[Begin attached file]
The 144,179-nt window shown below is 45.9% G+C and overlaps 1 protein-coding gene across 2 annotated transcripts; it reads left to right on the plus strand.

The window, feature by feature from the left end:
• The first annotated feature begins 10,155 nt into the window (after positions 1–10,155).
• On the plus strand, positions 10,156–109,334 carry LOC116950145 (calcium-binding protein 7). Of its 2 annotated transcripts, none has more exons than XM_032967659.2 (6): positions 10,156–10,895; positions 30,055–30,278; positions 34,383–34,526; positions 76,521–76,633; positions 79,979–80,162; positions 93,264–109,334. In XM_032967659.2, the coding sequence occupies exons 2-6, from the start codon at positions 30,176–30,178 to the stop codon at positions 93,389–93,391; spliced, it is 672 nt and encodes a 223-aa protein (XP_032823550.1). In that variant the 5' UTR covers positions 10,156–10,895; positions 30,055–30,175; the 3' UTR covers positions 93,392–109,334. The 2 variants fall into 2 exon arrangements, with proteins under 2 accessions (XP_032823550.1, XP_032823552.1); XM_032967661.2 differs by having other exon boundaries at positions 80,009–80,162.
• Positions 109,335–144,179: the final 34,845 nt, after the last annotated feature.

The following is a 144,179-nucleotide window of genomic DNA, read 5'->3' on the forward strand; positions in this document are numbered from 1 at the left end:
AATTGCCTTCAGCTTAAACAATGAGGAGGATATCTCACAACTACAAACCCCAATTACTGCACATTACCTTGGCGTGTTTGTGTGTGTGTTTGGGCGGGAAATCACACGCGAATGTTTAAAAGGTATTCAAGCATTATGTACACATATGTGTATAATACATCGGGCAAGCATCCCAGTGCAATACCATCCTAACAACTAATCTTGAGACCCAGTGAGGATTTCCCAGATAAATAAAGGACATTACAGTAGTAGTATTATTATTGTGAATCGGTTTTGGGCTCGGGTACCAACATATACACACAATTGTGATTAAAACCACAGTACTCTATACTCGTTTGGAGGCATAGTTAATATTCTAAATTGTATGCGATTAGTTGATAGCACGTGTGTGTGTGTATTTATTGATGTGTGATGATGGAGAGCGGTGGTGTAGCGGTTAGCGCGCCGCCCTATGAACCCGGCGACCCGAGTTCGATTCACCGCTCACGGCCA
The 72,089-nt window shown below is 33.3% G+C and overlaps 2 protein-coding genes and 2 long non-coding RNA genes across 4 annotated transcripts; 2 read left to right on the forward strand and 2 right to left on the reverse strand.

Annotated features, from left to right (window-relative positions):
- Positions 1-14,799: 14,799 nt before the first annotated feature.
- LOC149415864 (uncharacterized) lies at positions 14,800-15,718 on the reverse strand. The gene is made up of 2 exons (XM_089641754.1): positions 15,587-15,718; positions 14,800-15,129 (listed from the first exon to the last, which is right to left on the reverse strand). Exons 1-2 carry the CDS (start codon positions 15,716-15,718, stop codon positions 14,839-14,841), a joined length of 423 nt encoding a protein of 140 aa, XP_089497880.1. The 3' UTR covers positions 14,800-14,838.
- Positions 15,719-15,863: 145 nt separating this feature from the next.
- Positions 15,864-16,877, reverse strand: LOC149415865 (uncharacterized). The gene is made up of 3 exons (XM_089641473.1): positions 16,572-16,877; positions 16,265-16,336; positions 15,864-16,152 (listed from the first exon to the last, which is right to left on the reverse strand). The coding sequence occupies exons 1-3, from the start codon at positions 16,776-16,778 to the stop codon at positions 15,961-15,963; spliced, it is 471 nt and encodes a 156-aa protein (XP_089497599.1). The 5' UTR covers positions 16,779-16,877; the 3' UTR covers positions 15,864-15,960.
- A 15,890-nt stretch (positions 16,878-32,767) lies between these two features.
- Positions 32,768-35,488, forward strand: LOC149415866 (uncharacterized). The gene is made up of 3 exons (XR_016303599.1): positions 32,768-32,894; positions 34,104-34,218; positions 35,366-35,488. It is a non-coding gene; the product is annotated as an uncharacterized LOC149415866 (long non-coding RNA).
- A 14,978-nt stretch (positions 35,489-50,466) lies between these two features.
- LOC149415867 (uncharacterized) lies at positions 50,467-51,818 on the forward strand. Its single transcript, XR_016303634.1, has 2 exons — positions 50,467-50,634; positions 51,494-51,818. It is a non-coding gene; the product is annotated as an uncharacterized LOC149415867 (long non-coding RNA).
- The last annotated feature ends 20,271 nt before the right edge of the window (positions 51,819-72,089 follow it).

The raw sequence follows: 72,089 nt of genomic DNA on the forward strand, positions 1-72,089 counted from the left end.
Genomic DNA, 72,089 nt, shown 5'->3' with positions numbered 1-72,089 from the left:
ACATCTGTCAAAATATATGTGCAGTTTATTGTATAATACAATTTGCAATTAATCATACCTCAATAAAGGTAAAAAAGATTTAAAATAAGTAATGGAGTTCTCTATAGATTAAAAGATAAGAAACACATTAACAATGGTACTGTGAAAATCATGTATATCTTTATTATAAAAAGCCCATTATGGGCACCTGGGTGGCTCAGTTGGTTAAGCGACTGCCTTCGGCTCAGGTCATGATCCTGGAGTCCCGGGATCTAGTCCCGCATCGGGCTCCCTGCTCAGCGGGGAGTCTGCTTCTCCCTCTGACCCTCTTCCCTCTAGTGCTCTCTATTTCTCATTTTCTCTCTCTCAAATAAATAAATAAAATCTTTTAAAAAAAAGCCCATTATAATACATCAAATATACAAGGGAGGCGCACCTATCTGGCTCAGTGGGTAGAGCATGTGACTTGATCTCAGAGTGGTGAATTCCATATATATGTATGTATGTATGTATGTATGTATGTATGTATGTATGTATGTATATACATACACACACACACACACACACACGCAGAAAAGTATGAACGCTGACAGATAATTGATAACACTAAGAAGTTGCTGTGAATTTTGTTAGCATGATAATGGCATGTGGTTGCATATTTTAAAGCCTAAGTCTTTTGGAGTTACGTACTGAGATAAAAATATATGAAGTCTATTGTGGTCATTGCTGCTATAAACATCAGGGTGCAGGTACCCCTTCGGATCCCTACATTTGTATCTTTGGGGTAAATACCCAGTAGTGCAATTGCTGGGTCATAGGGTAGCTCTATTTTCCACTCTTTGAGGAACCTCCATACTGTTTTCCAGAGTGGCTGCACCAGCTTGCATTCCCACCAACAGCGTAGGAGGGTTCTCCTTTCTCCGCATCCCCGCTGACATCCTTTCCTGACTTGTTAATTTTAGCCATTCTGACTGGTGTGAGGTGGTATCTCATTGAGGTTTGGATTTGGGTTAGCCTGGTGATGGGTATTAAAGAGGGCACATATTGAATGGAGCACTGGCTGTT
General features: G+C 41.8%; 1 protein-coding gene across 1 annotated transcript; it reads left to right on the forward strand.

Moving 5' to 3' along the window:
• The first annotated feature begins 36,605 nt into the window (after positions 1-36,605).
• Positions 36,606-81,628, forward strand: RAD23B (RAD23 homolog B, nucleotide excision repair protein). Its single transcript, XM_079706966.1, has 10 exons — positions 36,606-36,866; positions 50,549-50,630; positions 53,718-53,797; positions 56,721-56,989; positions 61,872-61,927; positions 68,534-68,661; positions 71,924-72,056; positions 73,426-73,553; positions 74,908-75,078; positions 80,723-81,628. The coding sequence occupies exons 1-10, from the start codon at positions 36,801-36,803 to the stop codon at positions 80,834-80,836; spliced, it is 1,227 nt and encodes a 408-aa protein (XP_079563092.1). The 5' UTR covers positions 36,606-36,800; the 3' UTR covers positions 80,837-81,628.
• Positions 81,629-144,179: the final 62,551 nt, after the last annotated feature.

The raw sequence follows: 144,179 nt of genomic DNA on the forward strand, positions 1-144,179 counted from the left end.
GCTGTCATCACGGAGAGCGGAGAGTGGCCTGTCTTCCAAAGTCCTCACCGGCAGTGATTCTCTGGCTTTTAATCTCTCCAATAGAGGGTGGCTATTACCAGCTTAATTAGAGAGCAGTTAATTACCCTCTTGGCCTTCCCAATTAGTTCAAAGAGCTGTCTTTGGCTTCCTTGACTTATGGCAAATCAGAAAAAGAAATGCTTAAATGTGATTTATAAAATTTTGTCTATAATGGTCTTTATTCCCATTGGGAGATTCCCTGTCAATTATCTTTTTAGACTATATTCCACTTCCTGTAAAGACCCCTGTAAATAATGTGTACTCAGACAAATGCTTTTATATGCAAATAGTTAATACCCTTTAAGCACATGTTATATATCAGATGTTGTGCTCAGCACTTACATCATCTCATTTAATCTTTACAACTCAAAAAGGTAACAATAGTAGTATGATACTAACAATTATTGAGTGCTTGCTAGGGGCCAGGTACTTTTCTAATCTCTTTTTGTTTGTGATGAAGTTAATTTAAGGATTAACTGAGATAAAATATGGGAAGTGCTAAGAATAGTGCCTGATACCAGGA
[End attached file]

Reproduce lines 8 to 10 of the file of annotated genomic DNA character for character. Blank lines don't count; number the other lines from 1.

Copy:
The 72,089-nt window shown below is 33.3% G+C and overlaps 2 protein-coding genes and 2 long non-coding RNA genes across 4 annotated transcripts; 2 read left to right on the forward strand and 2 right to left on the reverse strand.

Annotated features, from left to right (window-relative positions):
- Positions 1-14,799: 14,799 nt before the first annotated feature.